(Adds quote, OPEC sources, background)
DUBAI, Aug 8 (Reuters) - Iran’s oil minister said OPEC may need to hold an extraordinary meeting should the organisation of oil producers fail to prevent member countries from adjusting their crude production without approval, the Shana news agency reported on Wednesday.
After months of underproduction, the Organization of the Petroleum Exporting Countries agreed with Russia and other oil-producing allies to raise output from July by returning to 100 percent compliance with previously decided cuts. That would mean an output increase of roughly 1 million barrels per day.
Minister Bijan Zanganeh sent a “letter of complaint” to his United Arab Emirates counterpart after noticing that some OPEC members were trying to adjust output, the Iranian agency said.
Zanganeh told UAE Energy Minister Suhail al-Mazrouei, who holds the OPEC presidency in 2018, that an OPEC/non-OPEC committee that monitors output compliance, known as the JMMC, should not distribute output increases among other producers.
“In case the JMMC does not fulfil its mandate ... and has a different understanding from the decision of the (OPEC) conference, the issue should be raised at an extraordinary meeting of the OPEC conference for decision-making,” Zanganeh wrote.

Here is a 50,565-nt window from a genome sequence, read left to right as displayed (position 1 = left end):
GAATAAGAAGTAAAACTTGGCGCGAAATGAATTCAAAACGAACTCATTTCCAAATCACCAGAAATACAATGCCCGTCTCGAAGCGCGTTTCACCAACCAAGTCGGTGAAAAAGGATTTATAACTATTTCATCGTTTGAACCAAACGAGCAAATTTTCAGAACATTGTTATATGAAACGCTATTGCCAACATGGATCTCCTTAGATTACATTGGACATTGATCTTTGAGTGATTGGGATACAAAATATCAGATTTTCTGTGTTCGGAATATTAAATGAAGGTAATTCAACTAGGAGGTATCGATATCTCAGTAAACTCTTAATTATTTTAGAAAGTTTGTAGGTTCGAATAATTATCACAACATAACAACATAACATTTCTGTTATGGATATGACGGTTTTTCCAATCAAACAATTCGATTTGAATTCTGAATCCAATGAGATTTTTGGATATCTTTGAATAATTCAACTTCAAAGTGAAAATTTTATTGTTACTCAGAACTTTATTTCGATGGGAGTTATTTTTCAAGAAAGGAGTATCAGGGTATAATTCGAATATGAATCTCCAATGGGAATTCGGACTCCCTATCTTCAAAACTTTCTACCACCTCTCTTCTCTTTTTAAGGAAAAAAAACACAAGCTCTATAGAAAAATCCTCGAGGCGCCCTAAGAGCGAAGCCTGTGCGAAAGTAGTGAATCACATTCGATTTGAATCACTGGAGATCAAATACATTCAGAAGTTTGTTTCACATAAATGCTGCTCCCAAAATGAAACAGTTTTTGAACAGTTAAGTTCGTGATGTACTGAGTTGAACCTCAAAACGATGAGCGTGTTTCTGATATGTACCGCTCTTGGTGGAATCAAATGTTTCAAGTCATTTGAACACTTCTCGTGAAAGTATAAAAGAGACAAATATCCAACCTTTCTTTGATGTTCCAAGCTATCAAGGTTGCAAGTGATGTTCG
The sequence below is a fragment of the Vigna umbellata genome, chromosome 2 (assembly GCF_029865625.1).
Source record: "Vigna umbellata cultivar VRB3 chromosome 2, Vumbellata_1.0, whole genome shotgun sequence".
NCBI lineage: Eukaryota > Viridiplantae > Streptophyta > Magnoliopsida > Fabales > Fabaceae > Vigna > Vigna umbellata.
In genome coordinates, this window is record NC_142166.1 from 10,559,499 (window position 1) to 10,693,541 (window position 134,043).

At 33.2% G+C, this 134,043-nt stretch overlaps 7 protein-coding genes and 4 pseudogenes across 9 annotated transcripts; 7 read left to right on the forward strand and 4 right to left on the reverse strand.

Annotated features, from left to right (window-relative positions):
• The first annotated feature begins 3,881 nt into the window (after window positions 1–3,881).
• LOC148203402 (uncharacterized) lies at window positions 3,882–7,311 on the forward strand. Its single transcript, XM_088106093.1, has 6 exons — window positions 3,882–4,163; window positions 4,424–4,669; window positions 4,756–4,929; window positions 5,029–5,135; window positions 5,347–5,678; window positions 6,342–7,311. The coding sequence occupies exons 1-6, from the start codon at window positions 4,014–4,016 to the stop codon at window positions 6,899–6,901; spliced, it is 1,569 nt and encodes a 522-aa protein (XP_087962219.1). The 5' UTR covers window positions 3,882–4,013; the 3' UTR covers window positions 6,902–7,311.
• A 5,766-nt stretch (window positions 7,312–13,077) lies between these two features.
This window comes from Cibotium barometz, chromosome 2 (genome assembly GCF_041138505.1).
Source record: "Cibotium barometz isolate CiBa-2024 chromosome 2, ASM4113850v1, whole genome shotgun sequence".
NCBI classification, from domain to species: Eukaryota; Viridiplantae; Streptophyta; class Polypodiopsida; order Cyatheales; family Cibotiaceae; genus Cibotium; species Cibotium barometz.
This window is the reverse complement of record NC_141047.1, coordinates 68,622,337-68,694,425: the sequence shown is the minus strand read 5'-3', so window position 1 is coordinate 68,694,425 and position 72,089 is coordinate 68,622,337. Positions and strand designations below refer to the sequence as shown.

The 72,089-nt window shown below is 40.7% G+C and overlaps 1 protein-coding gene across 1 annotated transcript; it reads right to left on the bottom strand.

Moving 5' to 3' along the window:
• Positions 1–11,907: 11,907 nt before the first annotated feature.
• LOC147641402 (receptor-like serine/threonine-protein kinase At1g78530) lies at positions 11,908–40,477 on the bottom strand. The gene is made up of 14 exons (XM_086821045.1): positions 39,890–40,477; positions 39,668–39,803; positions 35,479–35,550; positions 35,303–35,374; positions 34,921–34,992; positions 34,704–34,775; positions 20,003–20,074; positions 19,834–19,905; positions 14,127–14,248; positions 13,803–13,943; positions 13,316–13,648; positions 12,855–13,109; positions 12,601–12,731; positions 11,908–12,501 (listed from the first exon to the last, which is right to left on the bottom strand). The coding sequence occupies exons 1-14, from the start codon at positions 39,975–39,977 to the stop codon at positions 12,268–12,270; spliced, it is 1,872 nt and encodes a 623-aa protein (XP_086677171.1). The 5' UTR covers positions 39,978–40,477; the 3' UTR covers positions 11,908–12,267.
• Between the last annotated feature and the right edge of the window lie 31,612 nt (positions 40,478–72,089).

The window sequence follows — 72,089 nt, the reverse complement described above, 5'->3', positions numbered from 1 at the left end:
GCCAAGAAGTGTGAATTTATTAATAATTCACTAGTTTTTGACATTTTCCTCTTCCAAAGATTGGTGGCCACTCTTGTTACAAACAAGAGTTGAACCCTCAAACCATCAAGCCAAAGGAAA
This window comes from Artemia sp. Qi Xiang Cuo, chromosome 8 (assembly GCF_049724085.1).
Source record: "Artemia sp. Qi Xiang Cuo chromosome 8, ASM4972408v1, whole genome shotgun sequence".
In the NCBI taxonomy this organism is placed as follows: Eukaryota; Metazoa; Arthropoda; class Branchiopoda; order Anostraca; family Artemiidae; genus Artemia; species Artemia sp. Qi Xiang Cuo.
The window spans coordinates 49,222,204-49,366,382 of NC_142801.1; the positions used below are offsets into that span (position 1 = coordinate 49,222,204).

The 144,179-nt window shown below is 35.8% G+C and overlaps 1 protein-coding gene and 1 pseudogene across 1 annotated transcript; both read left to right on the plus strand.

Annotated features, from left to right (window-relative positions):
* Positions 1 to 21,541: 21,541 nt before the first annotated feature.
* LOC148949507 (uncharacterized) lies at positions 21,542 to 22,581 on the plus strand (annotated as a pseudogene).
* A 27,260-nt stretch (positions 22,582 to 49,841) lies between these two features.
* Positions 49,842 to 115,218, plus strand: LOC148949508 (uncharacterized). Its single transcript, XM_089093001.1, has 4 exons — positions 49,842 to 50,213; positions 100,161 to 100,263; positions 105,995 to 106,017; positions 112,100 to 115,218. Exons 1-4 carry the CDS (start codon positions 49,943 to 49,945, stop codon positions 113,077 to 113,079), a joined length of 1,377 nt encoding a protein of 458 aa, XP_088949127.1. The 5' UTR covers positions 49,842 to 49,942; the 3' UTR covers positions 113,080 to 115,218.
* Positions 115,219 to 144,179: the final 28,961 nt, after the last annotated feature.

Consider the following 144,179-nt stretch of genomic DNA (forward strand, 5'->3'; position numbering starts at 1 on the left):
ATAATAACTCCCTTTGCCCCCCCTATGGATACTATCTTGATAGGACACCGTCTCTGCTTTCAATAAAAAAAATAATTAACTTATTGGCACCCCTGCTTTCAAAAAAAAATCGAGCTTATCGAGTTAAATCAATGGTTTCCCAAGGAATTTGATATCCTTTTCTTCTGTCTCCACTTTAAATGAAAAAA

OPEC sources, however, played down the possibility of an extraordinary meeting.
“There is no need,” one OPEC source said.
Zanganeh’s comments underline the still-simmering tensions after OPEC’s June meeting.
Saudi Arabia said the deal allowed countries able to produce more to meet the group’s overall conformity level, meaning some members, such as itself, could make up for shortfalls elsewhere. Iran, which faces U.S. sanctions, disagreed and criticised Saudi plans to boost output above targeted levels.
The JMMC is chaired by Saudi Arabia and is due to meet next on Sept. 23 in Algeria.
Iran is not on the committee, which also includes Russia, the UAE, Oman, Kuwait, Algeria and Venezuela.
Last month, Zanganeh told his Saudi counterpart that the OPEC supply pact does not give member countries the right to raise oil production above their targets. (Reporting by Rania El Gamal, Maher Chmaytelli and Alex Lawler; editing by Jason Neely and Dale Hudson)